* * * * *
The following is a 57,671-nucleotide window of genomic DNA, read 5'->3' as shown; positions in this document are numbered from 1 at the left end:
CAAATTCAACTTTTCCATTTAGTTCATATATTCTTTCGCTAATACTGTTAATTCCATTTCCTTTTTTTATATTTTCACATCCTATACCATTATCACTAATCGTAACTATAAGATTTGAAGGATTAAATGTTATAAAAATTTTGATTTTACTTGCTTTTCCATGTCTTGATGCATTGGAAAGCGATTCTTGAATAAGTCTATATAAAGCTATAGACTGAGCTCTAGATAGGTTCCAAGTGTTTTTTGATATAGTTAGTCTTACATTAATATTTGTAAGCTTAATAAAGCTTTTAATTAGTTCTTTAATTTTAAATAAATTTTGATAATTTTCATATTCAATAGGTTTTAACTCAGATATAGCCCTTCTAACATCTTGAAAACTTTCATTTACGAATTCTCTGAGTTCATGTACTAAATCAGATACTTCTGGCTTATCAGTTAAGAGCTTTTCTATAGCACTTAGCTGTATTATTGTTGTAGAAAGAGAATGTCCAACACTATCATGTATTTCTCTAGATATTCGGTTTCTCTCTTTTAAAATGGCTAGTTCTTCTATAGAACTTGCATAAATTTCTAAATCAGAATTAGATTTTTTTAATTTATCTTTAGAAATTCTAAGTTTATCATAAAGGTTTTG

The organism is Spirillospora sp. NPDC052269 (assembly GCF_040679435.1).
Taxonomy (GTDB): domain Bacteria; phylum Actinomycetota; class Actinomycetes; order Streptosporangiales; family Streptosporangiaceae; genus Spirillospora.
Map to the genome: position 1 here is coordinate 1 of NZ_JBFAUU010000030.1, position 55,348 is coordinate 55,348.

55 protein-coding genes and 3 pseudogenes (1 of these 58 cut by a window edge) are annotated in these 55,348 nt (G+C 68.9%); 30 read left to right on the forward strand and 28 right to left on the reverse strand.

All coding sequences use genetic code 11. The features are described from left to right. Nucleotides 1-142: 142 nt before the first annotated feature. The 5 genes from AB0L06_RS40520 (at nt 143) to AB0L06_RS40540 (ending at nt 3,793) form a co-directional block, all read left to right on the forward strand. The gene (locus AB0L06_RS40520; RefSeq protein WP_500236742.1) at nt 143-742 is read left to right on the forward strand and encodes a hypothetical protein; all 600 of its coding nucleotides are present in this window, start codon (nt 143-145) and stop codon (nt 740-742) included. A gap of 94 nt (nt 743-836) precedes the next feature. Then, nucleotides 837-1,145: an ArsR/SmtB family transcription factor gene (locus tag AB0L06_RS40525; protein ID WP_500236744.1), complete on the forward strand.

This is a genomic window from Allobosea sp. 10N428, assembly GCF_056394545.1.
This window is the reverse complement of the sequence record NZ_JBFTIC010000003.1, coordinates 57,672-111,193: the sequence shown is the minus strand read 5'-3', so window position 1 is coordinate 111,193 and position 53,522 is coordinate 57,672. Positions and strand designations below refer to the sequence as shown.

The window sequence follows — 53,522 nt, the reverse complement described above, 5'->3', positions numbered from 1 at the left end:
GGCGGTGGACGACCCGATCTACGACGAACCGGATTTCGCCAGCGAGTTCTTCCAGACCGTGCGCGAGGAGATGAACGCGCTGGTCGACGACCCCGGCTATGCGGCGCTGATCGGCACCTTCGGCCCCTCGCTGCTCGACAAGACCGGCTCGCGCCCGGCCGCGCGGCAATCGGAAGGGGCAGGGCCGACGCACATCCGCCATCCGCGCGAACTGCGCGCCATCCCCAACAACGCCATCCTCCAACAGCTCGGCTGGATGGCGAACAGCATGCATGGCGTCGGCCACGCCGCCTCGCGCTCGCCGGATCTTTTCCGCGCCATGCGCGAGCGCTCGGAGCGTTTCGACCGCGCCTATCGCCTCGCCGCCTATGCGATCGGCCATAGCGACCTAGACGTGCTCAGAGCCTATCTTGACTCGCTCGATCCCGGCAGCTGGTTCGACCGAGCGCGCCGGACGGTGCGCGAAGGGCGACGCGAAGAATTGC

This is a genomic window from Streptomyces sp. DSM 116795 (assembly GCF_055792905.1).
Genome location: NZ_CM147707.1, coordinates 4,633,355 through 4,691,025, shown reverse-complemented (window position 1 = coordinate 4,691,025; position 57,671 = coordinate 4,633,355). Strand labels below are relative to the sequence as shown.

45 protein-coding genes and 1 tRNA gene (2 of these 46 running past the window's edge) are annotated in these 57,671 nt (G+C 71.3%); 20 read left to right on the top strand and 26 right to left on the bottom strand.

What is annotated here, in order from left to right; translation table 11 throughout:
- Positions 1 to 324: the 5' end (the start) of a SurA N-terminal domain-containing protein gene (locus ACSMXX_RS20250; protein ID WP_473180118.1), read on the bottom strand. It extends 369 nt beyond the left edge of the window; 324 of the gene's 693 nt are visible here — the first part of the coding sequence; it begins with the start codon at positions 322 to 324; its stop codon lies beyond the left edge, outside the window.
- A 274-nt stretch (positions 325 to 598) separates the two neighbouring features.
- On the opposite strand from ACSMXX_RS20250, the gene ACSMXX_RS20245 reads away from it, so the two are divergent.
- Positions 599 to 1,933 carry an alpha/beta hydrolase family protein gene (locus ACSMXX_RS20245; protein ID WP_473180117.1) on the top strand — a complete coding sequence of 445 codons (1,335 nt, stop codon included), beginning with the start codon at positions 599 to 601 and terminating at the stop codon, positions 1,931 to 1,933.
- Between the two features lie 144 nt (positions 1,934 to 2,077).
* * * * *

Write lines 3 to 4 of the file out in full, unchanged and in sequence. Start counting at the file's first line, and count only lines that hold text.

The organism is Spirillospora sp. NPDC052269 (assembly GCF_040679435.1).
Taxonomy (GTDB): domain Bacteria; phylum Actinomycetota; class Actinomycetes; order Streptosporangiales; family Streptosporangiaceae; genus Spirillospora.